Winter is coming to the People’s Republic of China, and along with it is the prospect of yet more power cuts for the country’s aluminium and other metals operations.
Experts who spoke with Reuters this week said that a summer with low supplies of coal has already threatened dire circumstances for power generation in the coming winter months, making the aluminium capacity shuttered over the past several months even more unlikely to reopen before spring.
The aluminium industry continues to be in the crosshairs when power cuts are discussed, and the industry has made strides in efficiency over the past several years. However, experts foresee that they will continue to be a prime target for power cuts going into the coming winter.
Currently an estimated 7 percent of China’s total aluminium capacity has been culled due to power cuts, leading the Middle Kingdom to produce about 1.5 million metric tons less of the metal this year than last.
“Power controls are the talk of the marketplace,” CRU senior analyst Clare Hanna told the wire service this week. “We are anticipating that power supply is going to be quite tight through the winter.”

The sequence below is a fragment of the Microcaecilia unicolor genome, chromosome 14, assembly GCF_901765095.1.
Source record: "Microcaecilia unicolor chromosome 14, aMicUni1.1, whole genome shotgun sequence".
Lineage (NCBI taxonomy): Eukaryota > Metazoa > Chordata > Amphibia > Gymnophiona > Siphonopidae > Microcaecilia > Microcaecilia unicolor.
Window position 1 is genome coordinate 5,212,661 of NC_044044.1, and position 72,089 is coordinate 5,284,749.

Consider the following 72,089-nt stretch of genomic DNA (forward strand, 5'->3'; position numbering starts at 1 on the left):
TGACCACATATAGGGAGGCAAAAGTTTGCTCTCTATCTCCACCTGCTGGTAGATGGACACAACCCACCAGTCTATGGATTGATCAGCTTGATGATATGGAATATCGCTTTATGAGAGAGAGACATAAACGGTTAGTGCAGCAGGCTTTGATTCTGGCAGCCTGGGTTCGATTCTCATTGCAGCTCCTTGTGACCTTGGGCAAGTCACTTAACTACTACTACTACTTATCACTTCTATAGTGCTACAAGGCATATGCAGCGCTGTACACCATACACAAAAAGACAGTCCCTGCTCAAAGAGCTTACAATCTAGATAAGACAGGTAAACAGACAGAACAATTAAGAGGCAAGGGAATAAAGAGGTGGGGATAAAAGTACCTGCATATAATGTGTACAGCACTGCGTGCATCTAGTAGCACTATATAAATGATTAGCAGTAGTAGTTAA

Although a great deal of aluminium capacity has moved to Yunnan province for its more abundant hydropower, that does not mean that the industry is out of the woods yet.
“There’s simply not enough renewable energy to support any more than 20% of the total need,” explained AZ China’s managing director Paul Adkins.
With coal at record high prices in China, experts do not see much hope for change in sight.
“China’s power shortages are a reflection of the global strain in energy markets and won’t be resolved overnight,” noted Capital Economics this week.
“Power rationing will constrain industrial activity until demand weakens enough to bring the domestic electricity market back into equilibrium.”